BY THE VILLAGE SUN | Deborah Glick thinks Governor Cuomo will likely be stripped of his pandemic emergency powers. And she also thinks writing a book about his handling of the COVID crisis and “taking a victory lap,” as she put it, was inappropriate “hubris.”
The veteran assemblymember spoke about Cuomo’s current predicament during her report at Community Board 2’s full-board meeting last week.
She referred to the widely reported incident where the governor phoned Assemblymember Ron Kim and allegedly warned he would “destroy” his career, after the Queens lawmaker publicly slammed Cuomo over the nursing-home crisis. An uncle of Kim’s died from COVID in a nursing home. Kim also chairs the Assembly’s Committee on Aging.
Kim has since called for Cuomo to be impeached over the scandal, in which the governor, on March 25, ordered nursing homes to take in COVID patients, then withheld data for months on how many nursing-home patients, in turn, died of COVID in hospitals.
Glick declined to weigh in on whether she thought Cuomo actually threatened Kim, though said it would not surprise her.
“I certainly think the governor has a very forceful personality and expects people to go along, and sometimes is too aggressive on people pushing back on him,” Glick said. “Everybody’s had some experience or other [with that]. I think we have to take the emotion out of it.
“I think that the nursing home numbers thing was stupid,” she said. “I think he should have apologized. He should have said, ‘We were trying to do a lot of different things at the same time and we weren’t counting people properly. My mistake.’
“The governor, like a lot of people in politics, can’t say, ‘My mistake.’
“I think there’s a good chance we’ll have to eliminate his powers,” she said.
At that same time, in her view, it was “important and necessary” for Cuomo to have those extra powers — which the Legislature granted him — earlier on during the pandemic. Cuomo’s special powers are due to expire April 30.
Yet, she noted, assuming the governor would no longer be able to decree things by fiat, some things would then need to be legislatively “mandated”; she mentioned, for example, the idea of making wearing face masks mandatory in New York State.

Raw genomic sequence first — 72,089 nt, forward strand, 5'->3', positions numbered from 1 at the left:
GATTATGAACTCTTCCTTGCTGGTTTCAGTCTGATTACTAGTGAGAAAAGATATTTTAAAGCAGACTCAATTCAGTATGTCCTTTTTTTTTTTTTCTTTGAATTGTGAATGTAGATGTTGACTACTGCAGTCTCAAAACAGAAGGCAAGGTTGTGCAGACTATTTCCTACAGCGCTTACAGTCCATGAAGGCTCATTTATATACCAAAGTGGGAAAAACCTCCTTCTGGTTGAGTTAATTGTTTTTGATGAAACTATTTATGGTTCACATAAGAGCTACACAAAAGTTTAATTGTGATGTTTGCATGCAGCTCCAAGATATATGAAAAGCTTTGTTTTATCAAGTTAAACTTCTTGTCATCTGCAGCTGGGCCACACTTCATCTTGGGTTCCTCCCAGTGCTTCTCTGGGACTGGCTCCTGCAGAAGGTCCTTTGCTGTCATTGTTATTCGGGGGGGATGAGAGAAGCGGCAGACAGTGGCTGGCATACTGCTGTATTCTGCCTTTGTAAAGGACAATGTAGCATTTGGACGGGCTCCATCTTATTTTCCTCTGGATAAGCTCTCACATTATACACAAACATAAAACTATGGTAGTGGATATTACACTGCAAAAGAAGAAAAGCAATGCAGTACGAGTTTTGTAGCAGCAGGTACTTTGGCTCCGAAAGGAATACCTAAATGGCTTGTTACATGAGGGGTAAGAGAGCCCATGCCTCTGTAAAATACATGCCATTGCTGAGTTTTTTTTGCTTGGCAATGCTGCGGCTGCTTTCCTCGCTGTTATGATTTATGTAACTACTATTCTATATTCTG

“I believe it’s appropriate for the Legislature to mandate a statewide mask mandate until the C.D.C. says otherwise,” she declared. “I don’t think we should leave that up to the governor.”
Some Upstate counties, like Ulster and Dutchess, currently have a mask mandate while others, like Greene and Putnam, do not, she noted, adding that is not a good situation.
The governor always has some executive authority during any state of emergency, she explained.
“The governor will still have, during a state of emergency, extraordinary powers,” Glick said, “even if we take away the pandemic powers that we gave him.”
Cuomo’s opponents obviously are seizing on the scandal.
“Republicans were looking for something to go after Cuomo on, and there’s this,” she said, “and they’ve gone after it, hammer and tong.”
Some, though, are sensationalizing the story as “political theater,” she added.
Meanwhile, Glick said, even Democrats have had issues with Cuomo in terms of “lack of consultation. It’s hard to get direct communication with Cuomo.”
Trying to put the scandal in some sort of perspective, the assemblymember cut the governor some slack, saying, “It’s been a tough year. In New York, I think we were very fortunate to have someone who was at least trying to do the right thing.”
At the same time, though, she said, “He never should have written a book and taken a victory lap in the middle of it. That’s hubris. I don’t want to get into the Greek tragedy of it — people who have had deaths and lost loved ones in nursing homes.”
Some executive orders that Cuomo has put in place are good ones, in Glick’s view, such as the one allowing community boards to hold meetings and votes remotely.
“We don’t want to throw out the baby with the bathwater,” she said.